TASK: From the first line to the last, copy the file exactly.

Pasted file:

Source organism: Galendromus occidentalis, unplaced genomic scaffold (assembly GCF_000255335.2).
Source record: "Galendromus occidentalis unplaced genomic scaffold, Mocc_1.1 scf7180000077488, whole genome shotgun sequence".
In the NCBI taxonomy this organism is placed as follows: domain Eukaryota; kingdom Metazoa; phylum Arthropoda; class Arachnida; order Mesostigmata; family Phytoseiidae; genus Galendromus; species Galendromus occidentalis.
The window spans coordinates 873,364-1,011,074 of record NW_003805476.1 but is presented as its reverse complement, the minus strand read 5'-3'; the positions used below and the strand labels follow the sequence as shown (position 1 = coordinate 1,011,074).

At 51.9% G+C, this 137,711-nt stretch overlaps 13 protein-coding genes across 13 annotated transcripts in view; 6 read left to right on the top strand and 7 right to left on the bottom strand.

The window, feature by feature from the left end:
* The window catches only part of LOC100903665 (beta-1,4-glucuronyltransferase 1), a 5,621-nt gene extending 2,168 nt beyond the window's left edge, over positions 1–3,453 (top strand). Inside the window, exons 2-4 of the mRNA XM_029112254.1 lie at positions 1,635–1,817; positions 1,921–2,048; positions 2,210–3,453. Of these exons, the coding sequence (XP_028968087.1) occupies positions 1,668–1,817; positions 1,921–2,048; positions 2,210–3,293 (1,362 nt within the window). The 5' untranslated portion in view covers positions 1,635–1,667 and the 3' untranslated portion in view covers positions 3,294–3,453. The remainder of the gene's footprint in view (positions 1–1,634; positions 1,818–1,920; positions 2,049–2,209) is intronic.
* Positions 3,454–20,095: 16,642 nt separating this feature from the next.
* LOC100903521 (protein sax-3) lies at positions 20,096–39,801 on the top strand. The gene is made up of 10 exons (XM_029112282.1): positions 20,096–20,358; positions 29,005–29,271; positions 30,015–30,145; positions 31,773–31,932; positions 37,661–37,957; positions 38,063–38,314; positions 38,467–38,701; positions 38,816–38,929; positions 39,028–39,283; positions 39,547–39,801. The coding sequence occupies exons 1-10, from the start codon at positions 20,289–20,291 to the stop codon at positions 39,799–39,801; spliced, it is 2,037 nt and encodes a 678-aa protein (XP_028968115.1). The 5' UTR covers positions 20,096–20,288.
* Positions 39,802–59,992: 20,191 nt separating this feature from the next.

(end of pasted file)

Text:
Source organism: Galendromus occidentalis, unplaced genomic scaffold (assembly GCF_000255335.2).
Source record: "Galendromus occidentalis unplaced genomic scaffold, Mocc_1.1 scf7180000077488, whole genome shotgun sequence".
In the NCBI taxonomy this organism is placed as follows: domain Eukaryota; kingdom Metazoa; phylum Arthropoda; class Arachnida; order Mesostigmata; family Phytoseiidae; genus Galendromus; species Galendromus occidentalis.
The window spans coordinates 873,364-1,011,074 of record NW_003805476.1 but is presented as its reverse complement, the minus strand read 5'-3'; the positions used below and the strand labels follow the sequence as shown (position 1 = coordinate 1,011,074).

At 51.9% G+C, this 137,711-nt stretch overlaps 13 protein-coding genes across 13 annotated transcripts in view; 6 read left to right on the top strand and 7 right to left on the bottom strand.

The window, feature by feature from the left end:
* The window catches only part of LOC100903665 (beta-1,4-glucuronyltransferase 1), a 5,621-nt gene extending 2,168 nt beyond the window's left edge, over positions 1–3,453 (top strand). Inside the window, exons 2-4 of the mRNA XM_029112254.1 lie at positions 1,635–1,817; positions 1,921–2,048; positions 2,210–3,453. Of these exons, the coding sequence (XP_028968087.1) occupies positions 1,668–1,817; positions 1,921–2,048; positions 2,210–3,293 (1,362 nt within the window). The 5' untranslated portion in view covers positions 1,635–1,667 and the 3' untranslated portion in view covers positions 3,294–3,453. The remainder of the gene's footprint in view (positions 1–1,634; positions 1,818–1,920; positions 2,049–2,209) is intronic.
* Positions 3,454–20,095: 16,642 nt separating this feature from the next.
* LOC100903521 (protein sax-3) lies at positions 20,096–39,801 on the top strand. The gene is made up of 10 exons (XM_029112282.1): positions 20,096–20,358; positions 29,005–29,271; positions 30,015–30,145; positions 31,773–31,932; positions 37,661–37,957; positions 38,063–38,314; positions 38,467–38,701; positions 38,816–38,929; positions 39,028–39,283; positions 39,547–39,801. The coding sequence occupies exons 1-10, from the start codon at positions 20,289–20,291 to the stop codon at positions 39,799–39,801; spliced, it is 2,037 nt and encodes a 678-aa protein (XP_028968115.1). The 5' UTR covers positions 20,096–20,288.
* Positions 39,802–59,992: 20,191 nt separating this feature from the next.